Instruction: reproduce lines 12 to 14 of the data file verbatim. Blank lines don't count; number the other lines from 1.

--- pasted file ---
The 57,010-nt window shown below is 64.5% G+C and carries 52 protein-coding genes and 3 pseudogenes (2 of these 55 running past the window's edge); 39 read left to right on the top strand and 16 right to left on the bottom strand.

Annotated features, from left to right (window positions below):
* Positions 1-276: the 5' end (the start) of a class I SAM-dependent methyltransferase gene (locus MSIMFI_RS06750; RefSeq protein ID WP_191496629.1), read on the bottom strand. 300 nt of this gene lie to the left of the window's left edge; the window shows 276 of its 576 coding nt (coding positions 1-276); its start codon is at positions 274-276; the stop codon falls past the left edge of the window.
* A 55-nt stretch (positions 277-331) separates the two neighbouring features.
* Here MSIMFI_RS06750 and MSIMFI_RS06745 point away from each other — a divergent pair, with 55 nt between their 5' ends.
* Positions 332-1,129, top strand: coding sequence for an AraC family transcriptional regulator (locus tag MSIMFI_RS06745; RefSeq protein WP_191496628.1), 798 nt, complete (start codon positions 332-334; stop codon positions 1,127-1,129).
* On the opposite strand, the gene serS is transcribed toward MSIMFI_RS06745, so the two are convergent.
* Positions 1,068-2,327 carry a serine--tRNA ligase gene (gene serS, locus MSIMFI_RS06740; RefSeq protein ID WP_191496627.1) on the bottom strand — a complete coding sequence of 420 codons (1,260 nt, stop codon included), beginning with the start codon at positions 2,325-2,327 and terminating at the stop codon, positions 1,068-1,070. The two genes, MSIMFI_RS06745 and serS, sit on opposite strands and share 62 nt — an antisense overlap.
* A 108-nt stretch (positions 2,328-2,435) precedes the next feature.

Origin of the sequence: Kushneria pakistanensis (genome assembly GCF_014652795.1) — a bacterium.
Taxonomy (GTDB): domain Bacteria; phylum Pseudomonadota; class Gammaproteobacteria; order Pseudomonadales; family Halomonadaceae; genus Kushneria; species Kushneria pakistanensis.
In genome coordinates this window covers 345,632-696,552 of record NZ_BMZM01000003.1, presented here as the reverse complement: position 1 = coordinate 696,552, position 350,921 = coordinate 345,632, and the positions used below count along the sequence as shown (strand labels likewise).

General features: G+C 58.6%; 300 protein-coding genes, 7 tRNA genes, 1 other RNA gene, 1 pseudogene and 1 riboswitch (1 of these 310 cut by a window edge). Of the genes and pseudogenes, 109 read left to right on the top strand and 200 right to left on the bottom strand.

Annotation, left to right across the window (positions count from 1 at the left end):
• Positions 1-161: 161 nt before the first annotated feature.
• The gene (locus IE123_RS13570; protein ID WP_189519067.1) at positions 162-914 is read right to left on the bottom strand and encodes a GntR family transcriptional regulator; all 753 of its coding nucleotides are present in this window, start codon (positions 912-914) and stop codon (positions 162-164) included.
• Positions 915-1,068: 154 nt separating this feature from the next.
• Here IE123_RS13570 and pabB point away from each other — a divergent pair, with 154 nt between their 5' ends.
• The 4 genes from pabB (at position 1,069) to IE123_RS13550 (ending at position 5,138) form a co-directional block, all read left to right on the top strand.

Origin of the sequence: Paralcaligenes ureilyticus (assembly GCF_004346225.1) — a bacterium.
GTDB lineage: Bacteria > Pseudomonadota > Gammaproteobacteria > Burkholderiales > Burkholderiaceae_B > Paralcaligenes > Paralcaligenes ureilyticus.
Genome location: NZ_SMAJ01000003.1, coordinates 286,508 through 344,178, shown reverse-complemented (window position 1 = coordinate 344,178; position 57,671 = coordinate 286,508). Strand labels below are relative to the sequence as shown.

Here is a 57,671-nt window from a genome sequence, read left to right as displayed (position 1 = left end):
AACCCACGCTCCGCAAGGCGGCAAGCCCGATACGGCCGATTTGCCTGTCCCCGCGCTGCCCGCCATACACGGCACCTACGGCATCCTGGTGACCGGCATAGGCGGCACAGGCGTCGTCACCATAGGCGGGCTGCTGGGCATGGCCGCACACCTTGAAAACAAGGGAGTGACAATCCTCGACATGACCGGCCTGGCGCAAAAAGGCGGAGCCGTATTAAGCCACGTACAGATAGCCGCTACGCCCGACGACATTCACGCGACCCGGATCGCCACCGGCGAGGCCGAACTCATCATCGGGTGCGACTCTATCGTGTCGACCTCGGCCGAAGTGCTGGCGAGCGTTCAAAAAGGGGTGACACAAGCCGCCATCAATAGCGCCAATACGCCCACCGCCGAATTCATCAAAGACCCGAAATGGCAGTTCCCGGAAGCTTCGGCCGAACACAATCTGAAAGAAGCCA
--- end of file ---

In genome coordinates this window covers 345,632-696,552 of record NZ_BMZM01000003.1, presented here as the reverse complement: position 1 = coordinate 696,552, position 350,921 = coordinate 345,632, and the positions used below count along the sequence as shown (strand labels likewise).

General features: G+C 58.6%; 300 protein-coding genes, 7 tRNA genes, 1 other RNA gene, 1 pseudogene and 1 riboswitch (1 of these 310 cut by a window edge). Of the genes and pseudogenes, 109 read left to right on the top strand and 200 right to left on the bottom strand.

Annotation, left to right across the window (positions count from 1 at the left end):